Jennifer Brozek | All posts by jennifer

When Look For An Agent...

Because I was asked this by a friend and the email turned out to be, basically, a blog post...

Not exact, but a good start on the path if you are Jon Snow and know nothing.

When searching for an agent, do the following:
1. Search:
www.agentquery.com
www.1000literaryagents.com

2. Look for the exact kind of agent you want:
MG, YA, SFF, Fantasy, Romance, etc...

3. Look to see if they are open for submissions.
- Should say on their profile

4. Go to their agency website:
- Make /sure/ they are open for submissions (most up-to-date, hopefully)
- Make /sure/ you understand what their sub guidelines are (IE: first 10 pages, first 3 chapters, etc...)

5. Make some decisions:
- Sub to one agent and wait?
- Sub to multiple agents?
(IE: are simultaneous subs allowed? or is it exclusive?)

6. Submit your query (whatever the guidelines say)
- Follow the guidelines to the letter

7. Wait.
- This is the hardest step.
- Write something else while you wait.

8. When you get an answer either:
- Rejection: mourn, repeat the process
- Acceptance: panic, follow what the agent is asking for in a timely manner

9. Wait.
- Again, the hardest step.
- Seriously, write something else while you wait.

10. Final answer:
- Rejection, mourn, begin again
- Offer of Representation: panic, realize the agent works for you, have questions ready. If you don't know what questions to ask, consult author friends and social media.

Good luck!
Jenn

2021 Eligibility Post

Despite the fact that 2021 was another emotional kick in the shins for me, I did produce a number of works I believe are worthy of notice.

 Short Fiction
Seven Steps to Immortality” – Daily Science Fiction
Science fiction/Fantasy
(I am particularly pleased with this one.)

 “Unsavory” – Boundaries: All-New Tales of Valdemar anthology, DAW
Fantasy, Tie-in

Novella
Shadowrun: See How She Runs, Catalyst Game Labs
YA, SF, Tie-in

Novel
BattleTech: Crimson Night, Rogue Academy 3, Catalyst Game Labs
YA, Military SF, Tie-in

 Anthology (edited)
99 Tiny Terrors, Pulse Publishing
Flash fiction horror anthology

Audiobook
BattleTech: The Nellus Academy Incident, Catalyst Game Labs
YA, Military SF, Tie-in

If you are on the jury for anything you believe these works qualify for, contact me and I will send you an electronic version of the work.

Tell Me - Cat Rambo

Cat Rambo tells me all about how even old writers can learn new writing tricks. In this case, it was about writing fast. No. Faster than that. And now double it. There you go, you get the idea…

 

One of the things I learned from this book is that writing fast, and doing so in a (mostly) chronological fashion worked beautifully for me, and paid off so much when it came time to edit. But man, it was hard work.

I wrote You Sexy Thing over the course of a month, in which every weekday I got up at 5:30 AM, went to the gym and worked out while thinking about what I was going to write, and then came home and wrote furiously in half hour sprints that were a mix of rapid typing and sometimes dictation when the words were coming too quickly for my fingers to put them down. And—this is a key point—I did not allow myself the Internet in any form till I was done. No checking email, no looking at social media, nothing in virtual space until the words were done, which was usually sometime between noon and one.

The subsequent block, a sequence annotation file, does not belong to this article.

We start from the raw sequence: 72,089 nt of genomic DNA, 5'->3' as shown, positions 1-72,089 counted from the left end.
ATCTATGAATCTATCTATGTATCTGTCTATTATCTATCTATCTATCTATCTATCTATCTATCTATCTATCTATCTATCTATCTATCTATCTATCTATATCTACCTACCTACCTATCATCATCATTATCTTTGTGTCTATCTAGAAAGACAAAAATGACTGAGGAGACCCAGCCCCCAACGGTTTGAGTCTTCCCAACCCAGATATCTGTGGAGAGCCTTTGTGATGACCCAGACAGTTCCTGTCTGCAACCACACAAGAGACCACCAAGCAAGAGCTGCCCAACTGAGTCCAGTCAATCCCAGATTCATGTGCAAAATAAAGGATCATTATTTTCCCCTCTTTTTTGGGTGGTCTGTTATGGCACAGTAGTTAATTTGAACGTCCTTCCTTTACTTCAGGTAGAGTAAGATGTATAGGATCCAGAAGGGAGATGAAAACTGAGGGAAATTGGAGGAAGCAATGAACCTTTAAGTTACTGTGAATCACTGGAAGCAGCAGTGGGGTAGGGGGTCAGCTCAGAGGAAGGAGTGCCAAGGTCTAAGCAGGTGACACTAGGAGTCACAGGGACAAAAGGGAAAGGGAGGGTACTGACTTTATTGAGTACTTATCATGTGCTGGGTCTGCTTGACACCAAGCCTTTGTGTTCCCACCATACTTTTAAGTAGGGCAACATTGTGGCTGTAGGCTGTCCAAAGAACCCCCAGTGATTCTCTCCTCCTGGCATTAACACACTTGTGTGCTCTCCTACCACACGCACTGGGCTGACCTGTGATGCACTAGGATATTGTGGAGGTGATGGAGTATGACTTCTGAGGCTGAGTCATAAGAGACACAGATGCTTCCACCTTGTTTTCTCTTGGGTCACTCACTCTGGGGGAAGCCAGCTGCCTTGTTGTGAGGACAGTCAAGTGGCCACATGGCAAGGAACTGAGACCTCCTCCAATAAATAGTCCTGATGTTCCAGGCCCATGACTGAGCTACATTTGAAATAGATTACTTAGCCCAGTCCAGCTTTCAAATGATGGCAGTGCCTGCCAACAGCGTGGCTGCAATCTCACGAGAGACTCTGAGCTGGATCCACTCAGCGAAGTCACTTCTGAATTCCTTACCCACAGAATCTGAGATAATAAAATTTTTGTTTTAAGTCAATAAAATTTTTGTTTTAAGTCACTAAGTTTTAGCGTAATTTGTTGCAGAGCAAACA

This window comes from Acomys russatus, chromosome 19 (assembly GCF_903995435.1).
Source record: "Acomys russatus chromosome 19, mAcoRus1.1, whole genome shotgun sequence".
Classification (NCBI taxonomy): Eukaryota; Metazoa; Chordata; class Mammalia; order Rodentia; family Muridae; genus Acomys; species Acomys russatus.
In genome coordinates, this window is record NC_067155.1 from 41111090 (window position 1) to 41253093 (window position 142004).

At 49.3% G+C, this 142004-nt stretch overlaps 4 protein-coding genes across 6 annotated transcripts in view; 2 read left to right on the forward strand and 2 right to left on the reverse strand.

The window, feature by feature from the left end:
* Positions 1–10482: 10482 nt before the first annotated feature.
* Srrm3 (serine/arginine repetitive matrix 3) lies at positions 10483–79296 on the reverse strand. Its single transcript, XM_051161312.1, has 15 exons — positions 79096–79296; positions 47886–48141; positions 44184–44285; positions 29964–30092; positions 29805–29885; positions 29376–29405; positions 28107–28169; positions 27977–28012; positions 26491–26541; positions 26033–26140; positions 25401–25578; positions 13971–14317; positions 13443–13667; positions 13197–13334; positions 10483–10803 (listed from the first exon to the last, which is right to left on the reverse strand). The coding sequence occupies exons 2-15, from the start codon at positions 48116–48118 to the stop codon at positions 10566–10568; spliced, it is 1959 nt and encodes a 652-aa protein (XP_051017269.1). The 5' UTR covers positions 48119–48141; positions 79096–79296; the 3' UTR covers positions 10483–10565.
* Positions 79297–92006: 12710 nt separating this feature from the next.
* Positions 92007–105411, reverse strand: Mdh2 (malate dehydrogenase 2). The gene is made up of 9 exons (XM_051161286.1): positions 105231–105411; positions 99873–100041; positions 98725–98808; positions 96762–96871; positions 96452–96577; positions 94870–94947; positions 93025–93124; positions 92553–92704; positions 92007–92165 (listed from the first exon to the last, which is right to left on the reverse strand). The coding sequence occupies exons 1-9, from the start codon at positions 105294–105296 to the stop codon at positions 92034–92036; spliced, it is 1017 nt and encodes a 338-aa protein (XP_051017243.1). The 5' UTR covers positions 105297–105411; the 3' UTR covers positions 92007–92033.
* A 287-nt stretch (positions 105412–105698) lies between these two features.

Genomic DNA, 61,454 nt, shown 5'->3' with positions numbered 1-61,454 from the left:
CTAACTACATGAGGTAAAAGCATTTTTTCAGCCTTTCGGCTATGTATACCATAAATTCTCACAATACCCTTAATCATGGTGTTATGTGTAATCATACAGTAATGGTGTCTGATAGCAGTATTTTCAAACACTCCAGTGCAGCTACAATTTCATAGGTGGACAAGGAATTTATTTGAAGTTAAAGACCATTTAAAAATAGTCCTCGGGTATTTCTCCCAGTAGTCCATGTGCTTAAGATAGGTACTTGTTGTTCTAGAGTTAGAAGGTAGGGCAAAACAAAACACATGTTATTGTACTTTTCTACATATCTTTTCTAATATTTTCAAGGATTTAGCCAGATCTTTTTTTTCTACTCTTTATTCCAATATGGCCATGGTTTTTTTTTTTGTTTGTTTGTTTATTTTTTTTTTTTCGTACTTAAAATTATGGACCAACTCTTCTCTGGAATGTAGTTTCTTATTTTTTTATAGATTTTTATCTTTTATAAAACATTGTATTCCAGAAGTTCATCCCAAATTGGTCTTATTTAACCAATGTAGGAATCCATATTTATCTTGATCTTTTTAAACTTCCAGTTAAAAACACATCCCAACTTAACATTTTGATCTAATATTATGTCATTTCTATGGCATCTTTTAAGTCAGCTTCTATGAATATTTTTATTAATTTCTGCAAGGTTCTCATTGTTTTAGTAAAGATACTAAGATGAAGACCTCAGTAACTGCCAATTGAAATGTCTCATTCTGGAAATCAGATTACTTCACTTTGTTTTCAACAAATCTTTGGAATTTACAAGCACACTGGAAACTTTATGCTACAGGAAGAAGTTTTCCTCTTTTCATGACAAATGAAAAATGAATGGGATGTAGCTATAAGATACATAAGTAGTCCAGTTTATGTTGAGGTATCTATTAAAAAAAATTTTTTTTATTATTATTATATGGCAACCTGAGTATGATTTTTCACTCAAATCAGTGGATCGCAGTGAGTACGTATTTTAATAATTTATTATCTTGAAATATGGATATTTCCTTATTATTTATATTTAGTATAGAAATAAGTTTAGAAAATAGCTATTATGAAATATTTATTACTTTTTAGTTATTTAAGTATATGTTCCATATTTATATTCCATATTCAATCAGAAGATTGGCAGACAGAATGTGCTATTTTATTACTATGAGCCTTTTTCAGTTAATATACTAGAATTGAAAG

I averaged 5-6 thousand words each day, and every day I amazed myself by being able to hit my target. I did give myself the weekends off from writing, since I teach most Saturdays and Sundays, and the respite was welcome. I made myself go out to enjoy the world.

It was exhausting. I snagged more than one 15 minute nap midway through mornings when my energy flagged. It wasn’t a pace that would be sustainable for me on a daily basis, but I used a similar process to write the second book, and I know I’ll do it again with the third. I have an inchoate idea, a vision of a blue and steel installation hanging in space, and once I am done jotting down notes and embark on my journey, I’ll find out what the crew is doing there.

Something about that pace helped me hold the book in my head much better than happens when I’m writing slower, picking various scenes to focus on according to my interest rather than where they fall in the text. That’s what I’ve done with the Tabat books and they are a much harder edit, pulling out repetitions and echoes, removing places where I’ve contradicted myself.

It is perhaps that immersion in the book that happens with this process that has enabled something to happen with these characters than has with other, past ones. These characters live in my head and express their opinions much more readily—and frequently—than any other cast I’ve dealt with, and I love them for it. I know these characters, but they also have plenty to tell me in forthcoming books, and that is truly exciting.

---
Cat Rambo lives, writes, and teaches somewhere in the Pacific Northwest. Their 250+ fiction publications include stories in Asimov’s, Clarkesworld Magazine, and The Magazine of Fantasy and Science Fiction. In 2020 they won the Nebula Award for fantasy novelette Carpe Glitter. They are a former two-term President of the Science Fiction and Fantasy Writers of America (SFWA). Their most recent works are space opera You Sexy Thing (Tor Macmillan, November, 2021), as well as an anthology, The Reinvented Heart (Arc Manor, February, 2022),  co-edited with Jennifer Brozek.

Nothing Better Than Typing The End